In a true capitalist nature, a market was noticed and created. Enter the Yellow Cow (黄牛 huang niu). This intrepid species can be found throughout the P.R.C. inhabiting various banks waiting to serve all of your conversion requirements. However, this usually abundant and common species is at risk, especially in Beijing, where it has gone all but extinct in the central regions. Blame can be placed on the Central government, who has entered into an eradication program to exterminate this useful group of mammals in an effort to ‘clean up’ the city in the face of the coming Olympics.

Despite knowing of several Yellow Cows in the Nanjing region, I, naively, assumed I would be able to easily track one down in Beijing. Usually ‘tracking’ on down consists of standing in front of a bank for approximately 2.4 seconds. After that time, several will emerge from the stone works or slither out of the cracks between the concrete ready to give you the best possible rates. I wasted several hours on my last day in Beijing visiting numerous banks with zero success and only blank stares to inquiries regarding the seemingly rare Yellow Cow (and answers of “you have to go to the Bank of China”). Although I was fairly certain I would be able to exchange RMB within Mongolia, I never like to travel anywhere without several powerful presidents in my pocket. Defeated, I wandered into what I consider to be the last bastions of hope and help in China…the 5 star hotel. I coyly inquired about currency exchange back into USD, and received the standard answer. I then asked about the Yellow Cows, which appear to have been driven out of Beijing. The girl and the front ran away to her friend working behind her, where they discussed the situation in quiet, returning a minute later to deliver a lecture on the dangers of employing Yellow Cows. Thanking them for their concern, I reiterated my position, stating that given the current policy, this is the only possible way for me to obtain USD and that my Mandarin skills, while lacking considerable, are up to par in this department.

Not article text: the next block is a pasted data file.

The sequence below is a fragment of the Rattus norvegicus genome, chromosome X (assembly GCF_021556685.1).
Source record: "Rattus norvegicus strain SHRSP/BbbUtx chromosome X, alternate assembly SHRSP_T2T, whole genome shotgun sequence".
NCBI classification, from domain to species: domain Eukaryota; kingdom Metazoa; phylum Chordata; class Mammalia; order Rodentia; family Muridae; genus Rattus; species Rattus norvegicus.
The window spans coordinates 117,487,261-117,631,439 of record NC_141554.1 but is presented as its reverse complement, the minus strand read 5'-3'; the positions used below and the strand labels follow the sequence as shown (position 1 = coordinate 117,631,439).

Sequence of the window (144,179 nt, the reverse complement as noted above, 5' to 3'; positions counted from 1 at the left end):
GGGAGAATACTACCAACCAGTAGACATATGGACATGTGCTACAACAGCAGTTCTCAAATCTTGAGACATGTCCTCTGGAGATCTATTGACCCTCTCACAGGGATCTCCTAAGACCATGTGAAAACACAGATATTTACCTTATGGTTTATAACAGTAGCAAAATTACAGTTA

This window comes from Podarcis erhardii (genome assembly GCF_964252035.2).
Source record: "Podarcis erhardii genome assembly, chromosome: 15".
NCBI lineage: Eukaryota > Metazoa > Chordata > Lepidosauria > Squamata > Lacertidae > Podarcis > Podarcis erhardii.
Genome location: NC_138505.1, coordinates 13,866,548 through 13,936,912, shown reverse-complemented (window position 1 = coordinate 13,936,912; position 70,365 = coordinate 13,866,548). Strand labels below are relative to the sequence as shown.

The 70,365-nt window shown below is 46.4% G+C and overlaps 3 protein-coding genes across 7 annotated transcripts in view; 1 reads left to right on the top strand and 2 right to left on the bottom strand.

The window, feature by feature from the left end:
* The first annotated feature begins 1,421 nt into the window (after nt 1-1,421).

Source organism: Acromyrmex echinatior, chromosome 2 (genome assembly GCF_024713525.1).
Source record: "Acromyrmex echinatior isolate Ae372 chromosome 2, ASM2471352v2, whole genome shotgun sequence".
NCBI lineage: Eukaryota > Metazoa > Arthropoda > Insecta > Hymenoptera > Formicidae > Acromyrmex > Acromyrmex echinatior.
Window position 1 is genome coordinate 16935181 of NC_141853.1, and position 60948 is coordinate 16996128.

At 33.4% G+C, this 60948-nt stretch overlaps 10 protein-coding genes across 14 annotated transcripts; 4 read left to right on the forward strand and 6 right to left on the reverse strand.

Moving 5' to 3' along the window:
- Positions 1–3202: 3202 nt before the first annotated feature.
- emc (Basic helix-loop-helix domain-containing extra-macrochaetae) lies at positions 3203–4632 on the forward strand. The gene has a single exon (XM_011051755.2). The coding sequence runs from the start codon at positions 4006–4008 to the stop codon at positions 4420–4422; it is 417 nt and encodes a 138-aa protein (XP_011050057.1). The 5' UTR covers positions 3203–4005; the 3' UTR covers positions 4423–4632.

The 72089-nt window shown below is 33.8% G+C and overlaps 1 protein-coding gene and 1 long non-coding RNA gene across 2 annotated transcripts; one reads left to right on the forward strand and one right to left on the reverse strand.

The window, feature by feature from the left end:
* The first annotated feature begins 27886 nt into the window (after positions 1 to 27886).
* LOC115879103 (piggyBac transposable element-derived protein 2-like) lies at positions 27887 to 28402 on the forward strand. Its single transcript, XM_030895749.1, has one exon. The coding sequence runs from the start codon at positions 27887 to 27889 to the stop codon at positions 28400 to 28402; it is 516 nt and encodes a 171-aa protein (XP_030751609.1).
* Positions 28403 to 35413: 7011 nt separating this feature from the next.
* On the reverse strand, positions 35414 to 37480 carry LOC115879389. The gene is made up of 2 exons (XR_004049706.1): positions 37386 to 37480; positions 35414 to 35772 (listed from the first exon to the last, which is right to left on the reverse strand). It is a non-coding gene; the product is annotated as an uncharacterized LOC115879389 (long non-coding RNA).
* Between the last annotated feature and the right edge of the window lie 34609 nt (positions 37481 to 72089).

“Ok, you can go to this address” said the girl, promptly scribbling an address down on a hotel name card as if she had given this address a million times.

Unfortunately, this would lead me to an area about thirty to forty minutes from my present location, well past the closing time of the banks. Yellow Cows operate differently, with some holding all their cash on them, while others have relations with the actual bank itself, converting currency within (I have no idea how they swing that operation). Given that I had no idea about which type I would be dealing with, I opted out of making the trip over to that region (I didn’t want to shell for the lengthy cab ride). RMB would have to suffice in Mongolia, and it did…where the government respects the individual’s right to exchange currency anywhere and anytime they please.

4 Responses to Back again, back again

  1. Joel says:

    Talk about monetary policy run amock. Is anyone else scared by this scenario?

  2. Bryan says:

    Wikipedia has what appears to be a good rundown on the RMB.

    Finances were never my forte, take a look though man, and maybe add an explanation. Their monetary policy is incredibly strict, and it’s quite difficult even for Chinese nationals to get a hold of foreign currencies without an adequate reason.

    “The RMB is convertible on current accounts, but not capital accounts. The ultimate goal has been to make the RMB fully convertible. However, partly in response to the Asian financial crisis in 1998, the PRC has been concerned that the mainland Chinese financial system would not be able to handle the potential rapid cross border movements of hot money, and as a result, as of 2003, full convertibility remains a distant goal.”